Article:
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MOUNT VERNON, IL. – For some communities, celebrating Pride is about gathering thousands of people together for glittery, hour-long parties.

But in Mount Vernon, which is holding its first official Pride event Saturday, the goal is a picnic that draws more than 200, a renewed spirit of unity – and no community controversy.

“I’ve definitely always wanted to see the community come together,” says organizer and Mount Vernon native Alexia Stallons. “As I got older, friends were harder to find. So I wanted people to experience the love and acceptance of other people around them and know there is (an LGBTQ) community here.”

Saturday Pride Kick-off follows two years of LGBTQ empowerment in Mount Vernon

Saturday’s event, Pride Kick-off – Out Mt. Vernon, takes place from 4 to 8 p.m. in the public Veterans Memorial Park at 800 S. 27th St. and features 50 vendors, as many as some large Pride events. Stallons and her coordinating team also recruited 13 sponsors. The party at the Rolland Lewis building in Veterans Memorial Park will also offer goodie bags for the first 100 people to attend.

Stallons worked to increase her local community’s LGBTQ+ awareness for two years before founding Out Mt Vernon, the group organizing Saturday’s event.

She started in 2021 with Trevor Fornwalt and other Mount Vernon residents who asked the city to light up the pedestrian bridge over Broadway with rainbow colors. That gesture lasted for just a few days before social media complaints arose and city officials took down the lights in reaction to some citizen complaints, WSIL-TV reported at the time.


The next year, Stallons worked with a group to quickly organize a picnic for Pride month that drew about 100 people. Next, Stallons began upping her efforts.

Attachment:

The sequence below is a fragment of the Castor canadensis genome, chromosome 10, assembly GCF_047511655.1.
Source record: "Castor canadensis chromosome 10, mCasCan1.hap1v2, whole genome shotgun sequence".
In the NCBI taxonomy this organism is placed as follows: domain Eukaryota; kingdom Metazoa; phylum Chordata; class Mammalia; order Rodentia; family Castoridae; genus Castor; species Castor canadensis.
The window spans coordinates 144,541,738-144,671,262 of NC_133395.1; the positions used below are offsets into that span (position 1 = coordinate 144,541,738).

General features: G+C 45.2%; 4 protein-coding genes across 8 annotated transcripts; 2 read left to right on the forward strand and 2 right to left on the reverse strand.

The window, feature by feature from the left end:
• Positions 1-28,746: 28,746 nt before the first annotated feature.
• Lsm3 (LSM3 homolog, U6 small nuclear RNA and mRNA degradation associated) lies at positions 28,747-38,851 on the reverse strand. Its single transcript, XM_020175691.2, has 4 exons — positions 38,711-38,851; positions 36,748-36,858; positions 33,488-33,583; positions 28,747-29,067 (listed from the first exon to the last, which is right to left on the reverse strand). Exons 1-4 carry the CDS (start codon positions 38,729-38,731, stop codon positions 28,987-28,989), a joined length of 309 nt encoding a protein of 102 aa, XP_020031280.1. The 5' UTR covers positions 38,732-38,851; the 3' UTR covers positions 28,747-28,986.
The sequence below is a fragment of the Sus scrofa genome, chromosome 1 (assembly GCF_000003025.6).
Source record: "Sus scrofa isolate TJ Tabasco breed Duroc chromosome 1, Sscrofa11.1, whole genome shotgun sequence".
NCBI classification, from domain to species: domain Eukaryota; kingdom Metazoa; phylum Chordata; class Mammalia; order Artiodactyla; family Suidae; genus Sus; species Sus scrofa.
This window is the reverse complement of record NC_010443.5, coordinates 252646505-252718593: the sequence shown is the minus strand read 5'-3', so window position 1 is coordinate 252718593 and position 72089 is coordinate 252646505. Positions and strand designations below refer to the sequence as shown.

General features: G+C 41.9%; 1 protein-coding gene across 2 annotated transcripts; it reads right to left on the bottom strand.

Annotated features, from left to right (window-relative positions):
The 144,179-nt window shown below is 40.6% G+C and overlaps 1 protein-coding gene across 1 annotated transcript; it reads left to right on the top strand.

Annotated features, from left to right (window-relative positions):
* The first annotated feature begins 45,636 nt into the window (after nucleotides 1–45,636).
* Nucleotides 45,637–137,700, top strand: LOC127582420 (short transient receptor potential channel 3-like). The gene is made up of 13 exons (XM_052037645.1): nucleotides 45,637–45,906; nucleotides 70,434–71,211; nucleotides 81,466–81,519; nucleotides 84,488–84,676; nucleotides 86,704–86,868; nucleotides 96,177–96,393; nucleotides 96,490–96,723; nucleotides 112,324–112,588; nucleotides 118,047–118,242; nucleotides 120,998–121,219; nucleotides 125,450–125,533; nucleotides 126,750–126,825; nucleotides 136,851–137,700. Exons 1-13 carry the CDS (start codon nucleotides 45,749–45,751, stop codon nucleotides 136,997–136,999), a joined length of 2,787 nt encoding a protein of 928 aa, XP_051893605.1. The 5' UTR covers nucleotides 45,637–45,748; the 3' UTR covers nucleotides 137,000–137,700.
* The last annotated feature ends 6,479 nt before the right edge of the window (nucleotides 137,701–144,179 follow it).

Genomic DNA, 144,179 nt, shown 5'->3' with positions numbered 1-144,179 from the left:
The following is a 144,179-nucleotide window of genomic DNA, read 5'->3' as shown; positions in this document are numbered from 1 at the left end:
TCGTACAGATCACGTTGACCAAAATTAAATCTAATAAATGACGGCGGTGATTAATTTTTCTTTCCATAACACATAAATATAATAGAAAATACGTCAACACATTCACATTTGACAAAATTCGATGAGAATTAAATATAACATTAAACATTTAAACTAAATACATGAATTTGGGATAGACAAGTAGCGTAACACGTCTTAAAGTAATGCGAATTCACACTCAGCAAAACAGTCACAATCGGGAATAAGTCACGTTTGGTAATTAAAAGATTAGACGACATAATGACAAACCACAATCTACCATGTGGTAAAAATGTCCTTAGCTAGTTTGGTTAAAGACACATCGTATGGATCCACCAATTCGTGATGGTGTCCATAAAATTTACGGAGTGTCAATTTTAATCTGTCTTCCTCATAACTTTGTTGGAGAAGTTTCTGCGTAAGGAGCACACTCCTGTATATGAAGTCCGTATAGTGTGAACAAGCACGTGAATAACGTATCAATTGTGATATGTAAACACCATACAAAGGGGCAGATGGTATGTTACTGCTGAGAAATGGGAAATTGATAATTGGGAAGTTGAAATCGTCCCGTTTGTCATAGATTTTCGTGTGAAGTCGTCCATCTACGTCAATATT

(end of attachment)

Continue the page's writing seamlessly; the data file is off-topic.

“I went to as many Pride events as i could,” she said. “I think I went to 12 events between June and October. I just kept going, and it was just so fulfilling. I was like, ‘I want to bring this home.’ “

Alexia Stallons, co-founder of OUT Mt Vernon

Alexia Stallons, co-founder of OUT Mt Vernon, poses on the Broadway bridge where Pride lights caused controversy two years ago.

Among the communities where Stallons attended Pride events: Alton, Carbondale, St. Charles, St. Clair, St. Louis. She partook in the joy while also picking up ideas for her hometown. She and two dozen other local residents also held a Stand OUT for Trans Rights event in March.

This year, in addition to a picnic and vendors, Mount Vernon’s Pride Kick-off features some key community institutions, Stallons said. They include the nationally-accredited Rend Lake College, and the Unitarian Universalist Fellowship in town.

She hopes the event will help inspire a year-round revival of inclusiveness. Stallons recalls a wave of both openness and backlash that began in Mount Vernon around 2014, when the school system started a Gay-Straight Alliance.

“We’re pretty split,” says Stallons. “There are definitely some people who don’t know there are others like them here.

“That’s the point, to bring our community together. Some of our values are outreach, understanding and togetherness. We’re trying to bring togetherness to the community and understanding from those who aren’t in the community, and outreach to everyone we can.”


(photos courtesy Alexia Stallons. Cover photo features Stallons and OUT Mt Vernon logo)